Yesterday Open Hamilton (@OpenHamilton) held a hackathon at the 1280 pub inside McMaster University. The event was attended by about 50 developers, designers, students, makers and others in the local community. The motivation to hold the hackathon was the release of real-time data by the HSR (scheduled to occur on July 31st). Open Hamilton was given access to this data in some form by the city so that attendees could begin to create open data apps to utilize this data.
The organizers did not direct the participants to develop particular types of apps, but instead facilitated access to the data and let the participants decide what to create.
Teams formed around different project ideas and spent the day working on the apps – for example a real-time visualization of average bus late times per line, and an app to receive bus time data via text messages. Talking to the teams it looks like many plan to continue their work after the event to complete these apps, so it looks like we’ll be seeing some apps taking advantage of real-time HSR data available soon! When these apps are released I’ll provide updates as to how to access them.
Interestingly, mayor Bob Bratina spoke at the beginning of the event. Bratina acknowledged that Hamilton was behind regarding open data and gave the attendees encouraging remarks that were well received (at least from the participants I spoke with). Towards the end of the event city manager Chris Murray came by – carrying boxes of donuts! It would be wonderful to see this co-operation with and encouragement of the local open data community continue.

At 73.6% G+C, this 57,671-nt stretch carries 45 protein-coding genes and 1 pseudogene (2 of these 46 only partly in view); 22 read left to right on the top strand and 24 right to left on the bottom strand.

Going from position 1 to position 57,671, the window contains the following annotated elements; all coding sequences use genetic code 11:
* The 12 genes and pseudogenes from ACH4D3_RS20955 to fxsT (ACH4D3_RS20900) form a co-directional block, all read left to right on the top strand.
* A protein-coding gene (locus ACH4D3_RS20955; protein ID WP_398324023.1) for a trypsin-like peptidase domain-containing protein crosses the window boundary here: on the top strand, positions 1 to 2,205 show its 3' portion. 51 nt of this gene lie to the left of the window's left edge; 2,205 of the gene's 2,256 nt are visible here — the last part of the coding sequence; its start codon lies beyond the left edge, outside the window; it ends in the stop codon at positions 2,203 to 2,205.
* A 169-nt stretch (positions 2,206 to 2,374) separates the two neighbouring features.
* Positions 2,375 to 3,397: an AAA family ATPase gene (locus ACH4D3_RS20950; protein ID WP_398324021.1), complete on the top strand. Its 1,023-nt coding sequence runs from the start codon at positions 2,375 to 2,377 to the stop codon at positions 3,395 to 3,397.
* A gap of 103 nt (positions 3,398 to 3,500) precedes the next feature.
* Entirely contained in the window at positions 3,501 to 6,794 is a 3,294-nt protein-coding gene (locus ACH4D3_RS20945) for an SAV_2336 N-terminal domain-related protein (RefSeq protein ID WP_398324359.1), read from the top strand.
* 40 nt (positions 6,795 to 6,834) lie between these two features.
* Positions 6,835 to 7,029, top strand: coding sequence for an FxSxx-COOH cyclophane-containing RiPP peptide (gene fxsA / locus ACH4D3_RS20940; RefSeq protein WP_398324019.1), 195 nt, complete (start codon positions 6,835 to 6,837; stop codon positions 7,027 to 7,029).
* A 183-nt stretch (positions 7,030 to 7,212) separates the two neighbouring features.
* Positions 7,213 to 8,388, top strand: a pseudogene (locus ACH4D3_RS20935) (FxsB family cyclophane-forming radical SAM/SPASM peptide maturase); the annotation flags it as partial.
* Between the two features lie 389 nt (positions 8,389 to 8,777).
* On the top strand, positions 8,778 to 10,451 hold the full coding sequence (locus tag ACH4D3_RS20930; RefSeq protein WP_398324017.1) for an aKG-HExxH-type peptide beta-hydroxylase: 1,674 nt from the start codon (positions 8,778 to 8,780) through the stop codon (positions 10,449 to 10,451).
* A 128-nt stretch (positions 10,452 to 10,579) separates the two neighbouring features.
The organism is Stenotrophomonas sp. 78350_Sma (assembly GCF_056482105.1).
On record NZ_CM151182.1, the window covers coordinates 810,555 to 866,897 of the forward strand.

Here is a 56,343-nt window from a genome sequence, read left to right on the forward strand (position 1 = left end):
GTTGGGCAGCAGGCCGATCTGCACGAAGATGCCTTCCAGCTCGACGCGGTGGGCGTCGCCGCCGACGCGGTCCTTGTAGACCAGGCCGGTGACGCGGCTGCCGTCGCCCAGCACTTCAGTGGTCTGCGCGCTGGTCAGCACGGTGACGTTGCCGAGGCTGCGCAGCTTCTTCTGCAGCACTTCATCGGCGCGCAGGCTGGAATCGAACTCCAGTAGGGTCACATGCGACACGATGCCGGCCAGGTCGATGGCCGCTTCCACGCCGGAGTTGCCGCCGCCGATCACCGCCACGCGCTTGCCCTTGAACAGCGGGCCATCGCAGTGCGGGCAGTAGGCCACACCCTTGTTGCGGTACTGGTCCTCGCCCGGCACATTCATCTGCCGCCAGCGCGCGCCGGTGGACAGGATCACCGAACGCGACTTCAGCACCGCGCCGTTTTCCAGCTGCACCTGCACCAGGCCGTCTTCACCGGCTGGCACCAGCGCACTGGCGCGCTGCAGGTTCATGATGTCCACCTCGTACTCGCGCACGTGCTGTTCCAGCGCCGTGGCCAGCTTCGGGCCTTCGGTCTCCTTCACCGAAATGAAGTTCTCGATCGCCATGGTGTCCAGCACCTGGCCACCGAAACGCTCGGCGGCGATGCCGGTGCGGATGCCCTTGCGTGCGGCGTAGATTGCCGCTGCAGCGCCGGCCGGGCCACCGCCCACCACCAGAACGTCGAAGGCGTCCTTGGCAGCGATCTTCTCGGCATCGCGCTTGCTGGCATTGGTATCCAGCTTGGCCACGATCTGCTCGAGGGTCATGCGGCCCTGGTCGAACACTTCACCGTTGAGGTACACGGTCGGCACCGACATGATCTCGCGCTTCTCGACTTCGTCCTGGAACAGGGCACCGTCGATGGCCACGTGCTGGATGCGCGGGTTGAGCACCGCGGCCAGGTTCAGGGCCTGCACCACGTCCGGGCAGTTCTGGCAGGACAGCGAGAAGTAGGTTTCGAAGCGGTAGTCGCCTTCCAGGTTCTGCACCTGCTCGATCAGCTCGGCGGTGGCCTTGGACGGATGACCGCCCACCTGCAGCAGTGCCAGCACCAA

This hackathon felt like a major step forward for open data in Hamilton. There’s been a lot of enthusiasm around open data advocacy for years now, but in the absence of actual open data, it has been very difficult for this enthusiasm to be translated into hackathons that would galvanize developers and apps that would provide value for citizens.
What this hackathon showed was that if you release useful open data like real-time HSR data in an accessible manner (API, etc.), then local developers will absolutely step up to create apps. I saw groups of people at this event that I have never seen at a Hamilton tech event before, many of them students looking to build portfolios, other groups of people were just looking to build something cool. When I asked them why they came out, they said it was because of what they would get to work on.
So again, it goes to show – when useful open data is released, the community will step up to create apps.
Speaking to the organizers, another hackathon is tentatively being planned for November of this year. I suspect it could be much bigger!
Great job on the part of Open Hamilton organizers Anand Sinha (@AnandSHamilton), Joey Coleman (@JoeyColeman) and Matt Grande (@MattGrande), and the sponsors Microsoft Canada. Open Hamilton has been pushing this issue for years (with Joey Coleman leading the charge) and this hackathon felt like a major step forward. I’m sure there’s a lot more steps to be taken. But I remember a few years ago open data in Hamilton seemed stagnant, whereas now the city is releasing key open data, apparently more data will be released in the future, developers are getting to build apps, and even the mayor is acknowledging and encouraging the community. That’s pretty awesome.